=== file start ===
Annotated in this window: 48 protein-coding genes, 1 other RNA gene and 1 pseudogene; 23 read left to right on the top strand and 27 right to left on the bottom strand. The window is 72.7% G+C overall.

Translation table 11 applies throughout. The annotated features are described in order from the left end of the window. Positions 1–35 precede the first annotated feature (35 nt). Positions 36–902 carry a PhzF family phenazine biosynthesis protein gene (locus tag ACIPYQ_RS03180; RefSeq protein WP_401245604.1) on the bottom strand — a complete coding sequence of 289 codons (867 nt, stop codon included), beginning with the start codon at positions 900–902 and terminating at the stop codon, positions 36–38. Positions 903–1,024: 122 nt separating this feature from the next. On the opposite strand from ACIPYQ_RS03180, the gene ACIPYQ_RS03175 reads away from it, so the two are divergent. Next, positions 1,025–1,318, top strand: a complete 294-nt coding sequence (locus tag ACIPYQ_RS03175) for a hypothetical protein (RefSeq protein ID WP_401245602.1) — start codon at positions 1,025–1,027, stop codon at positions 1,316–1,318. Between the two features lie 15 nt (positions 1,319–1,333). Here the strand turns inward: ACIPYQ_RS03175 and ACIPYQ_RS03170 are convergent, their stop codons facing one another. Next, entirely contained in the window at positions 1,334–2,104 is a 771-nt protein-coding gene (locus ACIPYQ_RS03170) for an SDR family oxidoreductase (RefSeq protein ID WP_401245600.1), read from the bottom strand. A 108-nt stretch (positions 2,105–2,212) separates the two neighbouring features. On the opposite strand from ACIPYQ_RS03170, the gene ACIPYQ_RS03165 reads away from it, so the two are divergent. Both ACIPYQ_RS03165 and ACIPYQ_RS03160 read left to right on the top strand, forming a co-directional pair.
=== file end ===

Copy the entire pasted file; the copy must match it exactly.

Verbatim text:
Annotated in this window: 48 protein-coding genes, 1 other RNA gene and 1 pseudogene; 23 read left to right on the top strand and 27 right to left on the bottom strand. The window is 72.7% G+C overall.

Translation table 11 applies throughout. The annotated features are described in order from the left end of the window. Positions 1–35 precede the first annotated feature (35 nt). Positions 36–902 carry a PhzF family phenazine biosynthesis protein gene (locus tag ACIPYQ_RS03180; RefSeq protein WP_401245604.1) on the bottom strand — a complete coding sequence of 289 codons (867 nt, stop codon included), beginning with the start codon at positions 900–902 and terminating at the stop codon, positions 36–38. Positions 903–1,024: 122 nt separating this feature from the next. On the opposite strand from ACIPYQ_RS03180, the gene ACIPYQ_RS03175 reads away from it, so the two are divergent. Next, positions 1,025–1,318, top strand: a complete 294-nt coding sequence (locus tag ACIPYQ_RS03175) for a hypothetical protein (RefSeq protein ID WP_401245602.1) — start codon at positions 1,025–1,027, stop codon at positions 1,316–1,318. Between the two features lie 15 nt (positions 1,319–1,333). Here the strand turns inward: ACIPYQ_RS03175 and ACIPYQ_RS03170 are convergent, their stop codons facing one another. Next, entirely contained in the window at positions 1,334–2,104 is a 771-nt protein-coding gene (locus ACIPYQ_RS03170) for an SDR family oxidoreductase (RefSeq protein ID WP_401245600.1), read from the bottom strand. A 108-nt stretch (positions 2,105–2,212) separates the two neighbouring features. On the opposite strand from ACIPYQ_RS03170, the gene ACIPYQ_RS03165 reads away from it, so the two are divergent. Both ACIPYQ_RS03165 and ACIPYQ_RS03160 read left to right on the top strand, forming a co-directional pair.